Please remember that, as with 'Pianos for Sale', I have not usually seen these pianos, and any comments I make may be based entirely on information supplied by the auctioneers, or what we can see from the pictures.
Pianos at the Auction of T W Gaze,
Diss, Norfolk on Friday 13th January
Our Tomkison experts are able to date this piano (number 3989) to c. 1815, in the middle of the Regency period; Thomas Tomkison was piano maker to the Prince Regent (the future George IV).
In a picture of this piano that I saw a little while ago, the pedal was present. I will check with the auctioneer to make sure it's still there.
At this time (and earlier) Tomkison was using finely-engraved printed labels, which are sadly easily damaged, and in this case lost. However, if is possible to find a suitable 'Prince of Wales' label, there are ways of making a convincing copy.
Hammer Price £270
There was also six-octavet 'cabinet' piano by John Broadwood & Sons.
This one has also suffered some wear to its parchment nameplate, but it's possible that Friends of Square Pianos might be ableto find an appropriate replacement. Against an estimate of £500 - £1,000 this item was not listed as sold.
Not really a square piano, but it's in the same sale! Broadwood grand number 433628, c. 1895.
Estimate £400 - £600. Not listed as sold.
All pictures by T W Gaze.
Piano Auctions Sale Thursday December 15th, and Meeting of Friends of Square Pianos Wednesday December 14th
We enjoyed our traditional gathering of Friends of Square pianos on Wednesday 14th December, the viewing day before the sale, when eight or nine of us enjoyed a chat, coffee, and lunch at the pub. Oh, yes, and we enjoyed looking at the pianos as well.
Special thanks to Hatice Gunes, of the Park Cafe in Red Lion Square, who remembers us and looks forward to our visits.
Our friend Luke Bradley has just moved into a flat quite near to Holborn, and he very kindly invited all of us to accompany him to his new home for aftenoon tea.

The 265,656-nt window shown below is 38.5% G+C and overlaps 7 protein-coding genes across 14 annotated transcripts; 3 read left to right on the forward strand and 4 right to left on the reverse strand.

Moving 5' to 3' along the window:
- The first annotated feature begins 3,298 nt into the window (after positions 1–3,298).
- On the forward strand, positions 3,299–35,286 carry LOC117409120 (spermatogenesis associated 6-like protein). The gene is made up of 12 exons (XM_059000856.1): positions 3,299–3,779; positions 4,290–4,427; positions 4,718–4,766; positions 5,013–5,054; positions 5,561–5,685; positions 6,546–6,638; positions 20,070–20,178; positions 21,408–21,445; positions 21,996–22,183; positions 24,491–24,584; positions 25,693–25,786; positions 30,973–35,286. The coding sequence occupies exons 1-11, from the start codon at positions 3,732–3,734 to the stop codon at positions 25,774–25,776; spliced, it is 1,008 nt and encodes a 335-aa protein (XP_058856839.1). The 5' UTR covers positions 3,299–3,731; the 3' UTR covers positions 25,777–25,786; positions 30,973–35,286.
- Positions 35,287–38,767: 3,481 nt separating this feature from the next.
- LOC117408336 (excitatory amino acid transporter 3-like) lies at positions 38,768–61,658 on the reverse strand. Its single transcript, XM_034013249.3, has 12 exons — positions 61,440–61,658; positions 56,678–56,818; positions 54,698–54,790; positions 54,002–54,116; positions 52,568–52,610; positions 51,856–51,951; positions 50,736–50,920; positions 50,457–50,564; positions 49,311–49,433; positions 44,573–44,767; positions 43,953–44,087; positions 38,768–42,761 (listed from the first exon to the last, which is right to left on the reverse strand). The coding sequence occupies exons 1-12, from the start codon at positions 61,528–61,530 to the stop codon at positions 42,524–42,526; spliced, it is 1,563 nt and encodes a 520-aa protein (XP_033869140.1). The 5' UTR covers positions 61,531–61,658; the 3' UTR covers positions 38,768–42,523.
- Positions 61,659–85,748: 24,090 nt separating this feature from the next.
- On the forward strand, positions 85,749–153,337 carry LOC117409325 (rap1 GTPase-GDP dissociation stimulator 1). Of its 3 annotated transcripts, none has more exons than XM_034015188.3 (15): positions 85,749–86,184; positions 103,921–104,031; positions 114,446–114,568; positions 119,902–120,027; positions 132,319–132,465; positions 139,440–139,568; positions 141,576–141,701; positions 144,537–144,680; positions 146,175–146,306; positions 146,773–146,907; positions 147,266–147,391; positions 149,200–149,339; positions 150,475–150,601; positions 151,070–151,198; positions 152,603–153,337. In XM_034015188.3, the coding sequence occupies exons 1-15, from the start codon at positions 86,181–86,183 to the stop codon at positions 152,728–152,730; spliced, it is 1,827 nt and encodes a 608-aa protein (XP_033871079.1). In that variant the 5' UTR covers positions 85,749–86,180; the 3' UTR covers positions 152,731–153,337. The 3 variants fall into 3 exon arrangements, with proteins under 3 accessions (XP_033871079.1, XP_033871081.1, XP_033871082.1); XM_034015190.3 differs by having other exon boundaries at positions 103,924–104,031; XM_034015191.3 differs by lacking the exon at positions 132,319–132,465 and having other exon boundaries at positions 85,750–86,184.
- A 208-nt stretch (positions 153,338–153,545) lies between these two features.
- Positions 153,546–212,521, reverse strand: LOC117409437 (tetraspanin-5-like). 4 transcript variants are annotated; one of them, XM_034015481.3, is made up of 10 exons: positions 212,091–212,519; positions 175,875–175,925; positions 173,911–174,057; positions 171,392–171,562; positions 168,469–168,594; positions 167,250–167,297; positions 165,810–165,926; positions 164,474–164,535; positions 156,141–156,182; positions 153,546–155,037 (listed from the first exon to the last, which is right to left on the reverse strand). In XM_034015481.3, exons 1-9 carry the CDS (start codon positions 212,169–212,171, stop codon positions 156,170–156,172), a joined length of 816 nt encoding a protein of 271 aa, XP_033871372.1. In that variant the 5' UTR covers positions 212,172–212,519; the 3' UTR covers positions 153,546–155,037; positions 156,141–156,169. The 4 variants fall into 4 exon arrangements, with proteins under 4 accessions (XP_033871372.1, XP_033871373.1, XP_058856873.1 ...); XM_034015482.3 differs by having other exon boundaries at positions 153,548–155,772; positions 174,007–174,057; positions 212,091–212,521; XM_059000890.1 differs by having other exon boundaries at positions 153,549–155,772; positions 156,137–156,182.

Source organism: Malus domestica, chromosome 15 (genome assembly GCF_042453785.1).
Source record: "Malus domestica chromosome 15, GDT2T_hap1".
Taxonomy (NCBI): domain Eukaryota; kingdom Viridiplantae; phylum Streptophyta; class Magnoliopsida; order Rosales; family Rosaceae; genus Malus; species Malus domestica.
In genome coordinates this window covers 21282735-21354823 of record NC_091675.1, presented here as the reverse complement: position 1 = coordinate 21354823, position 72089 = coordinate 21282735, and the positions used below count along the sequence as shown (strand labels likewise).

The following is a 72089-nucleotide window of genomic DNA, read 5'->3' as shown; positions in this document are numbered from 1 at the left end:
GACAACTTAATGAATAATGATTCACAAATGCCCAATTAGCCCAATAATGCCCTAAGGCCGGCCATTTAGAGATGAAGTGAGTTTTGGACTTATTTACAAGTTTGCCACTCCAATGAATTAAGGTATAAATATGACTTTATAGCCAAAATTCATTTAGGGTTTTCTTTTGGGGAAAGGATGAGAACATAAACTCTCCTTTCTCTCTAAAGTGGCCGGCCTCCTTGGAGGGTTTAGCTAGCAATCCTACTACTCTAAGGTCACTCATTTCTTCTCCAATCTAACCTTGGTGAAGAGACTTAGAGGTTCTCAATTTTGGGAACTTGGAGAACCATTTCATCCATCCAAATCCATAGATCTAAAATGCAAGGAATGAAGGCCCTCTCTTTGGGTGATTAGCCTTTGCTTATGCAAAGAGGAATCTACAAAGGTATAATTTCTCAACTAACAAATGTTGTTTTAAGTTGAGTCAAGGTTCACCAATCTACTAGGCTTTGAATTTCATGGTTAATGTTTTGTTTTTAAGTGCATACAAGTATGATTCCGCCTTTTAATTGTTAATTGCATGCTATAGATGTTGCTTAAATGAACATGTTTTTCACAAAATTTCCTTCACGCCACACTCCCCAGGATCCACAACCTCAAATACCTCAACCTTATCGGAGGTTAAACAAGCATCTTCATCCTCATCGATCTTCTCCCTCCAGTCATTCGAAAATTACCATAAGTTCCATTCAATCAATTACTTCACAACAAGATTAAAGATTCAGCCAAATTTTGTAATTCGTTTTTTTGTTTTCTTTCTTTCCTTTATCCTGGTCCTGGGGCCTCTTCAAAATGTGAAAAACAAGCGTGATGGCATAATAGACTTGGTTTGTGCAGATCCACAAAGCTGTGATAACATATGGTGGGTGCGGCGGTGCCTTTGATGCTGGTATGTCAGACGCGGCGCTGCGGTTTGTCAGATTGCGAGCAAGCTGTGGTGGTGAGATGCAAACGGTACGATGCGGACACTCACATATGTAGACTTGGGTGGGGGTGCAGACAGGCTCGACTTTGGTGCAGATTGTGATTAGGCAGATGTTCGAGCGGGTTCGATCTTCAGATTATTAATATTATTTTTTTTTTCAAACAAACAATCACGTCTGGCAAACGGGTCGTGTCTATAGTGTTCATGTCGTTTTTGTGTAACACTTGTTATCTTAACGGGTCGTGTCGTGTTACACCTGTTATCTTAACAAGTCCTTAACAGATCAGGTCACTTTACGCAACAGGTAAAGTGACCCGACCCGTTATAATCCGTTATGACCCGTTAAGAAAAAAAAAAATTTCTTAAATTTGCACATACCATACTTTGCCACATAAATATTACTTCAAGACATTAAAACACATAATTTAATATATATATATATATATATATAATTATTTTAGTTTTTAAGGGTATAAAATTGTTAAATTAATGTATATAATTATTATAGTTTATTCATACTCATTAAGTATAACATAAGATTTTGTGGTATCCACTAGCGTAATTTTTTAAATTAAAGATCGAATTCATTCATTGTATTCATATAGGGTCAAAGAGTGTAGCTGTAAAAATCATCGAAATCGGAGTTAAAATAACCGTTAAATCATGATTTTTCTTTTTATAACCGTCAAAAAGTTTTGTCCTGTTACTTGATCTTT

Amongst the pianos, the higlight for us was the Beyer.
This example dates from 1779, and it is an encouraging sign that it was restored by Andrew Lancaster some years ago. The estimate for this one was £1,500 - £2,000, and after brisk bidding it was sold for a hammer-price of £3,300 - just over £4,000 including costs.
Then there was a clavichord by Thomas Goff and Joseph Cobby, made in 1934. The quality of Cobby's cabinet-making is in a league of its own. It was situated next to a magnificent eight-octave Bösendorfer Imperial Grand, but even so we were able (just about) to hear its gentle voice.
The estimate for this one was £800 - £1.200, and it just made the lower figure. For the quality of the woodwork alone, surely these instruments are under-valued?
For some unexplained reason - unknown to the auctioneers - the Hodsdon virginal failed to put in an appearance. (The owners were supposed to bring it to Conway Hall).
Then finally a five-octave de Blaise harpsichord in a mahogany case.
These instruments are not fashionable these days, but they are well-made and reliable, and a good proposition for schools and amateur concerts, where a more delicate and valuable instrument might be vulnerable. This one did need some adjustment to the pedals, but there were no fiundamental problems that I could see. Against an estimate of£600 - £800, the hammer fell at just £320. We do not know if this bid was accepted or not, but these 'modern' harpsichords and spinets can offer a lot of fun for the money.
All pictures courtesy of Piano Auctions Ltd.
For full catgalogue see www.pianoauctions.co.uk
Specialist Musical Instrument Auction
Thursday 8th December
A nice-looking early nineteenth-century piano in Gardiner Houlgate's next auction, and a new name for me...
It's always good to learn something new, and this is the first piano that I have seen bearing the name 'Faveryear'. However, our friend Tim has discovered some references. This was surely Henry Faveryear, described as a musical instrument maker, but (like Longman & Broderip and others) really a dealer. A flute by him (with a Tower Hill address) survives, and he appears in Érard's ledger as a purchaser. He was apparently an agent for Clementi, but this does not look like a Clementi piano. He is reported to be in St Petersburg in 1803, but planning to return to London.
Everything seems to be in original condition - probably the damper-cover is missing.
There is a leaf-spring to hold down the 'shelf' which is presumably hinged to allow the dampers to be lifted, but there are no handstops, and no evidence of a pedal. The 'extra notes' arrangement of the top section of the 5½-octave compass, and the frets in the nameboard, do suggest a date just after 1800.
The estimate for this interesting (and unique?) piano was £600 - £1,000. The hammer fell some way short of this at £520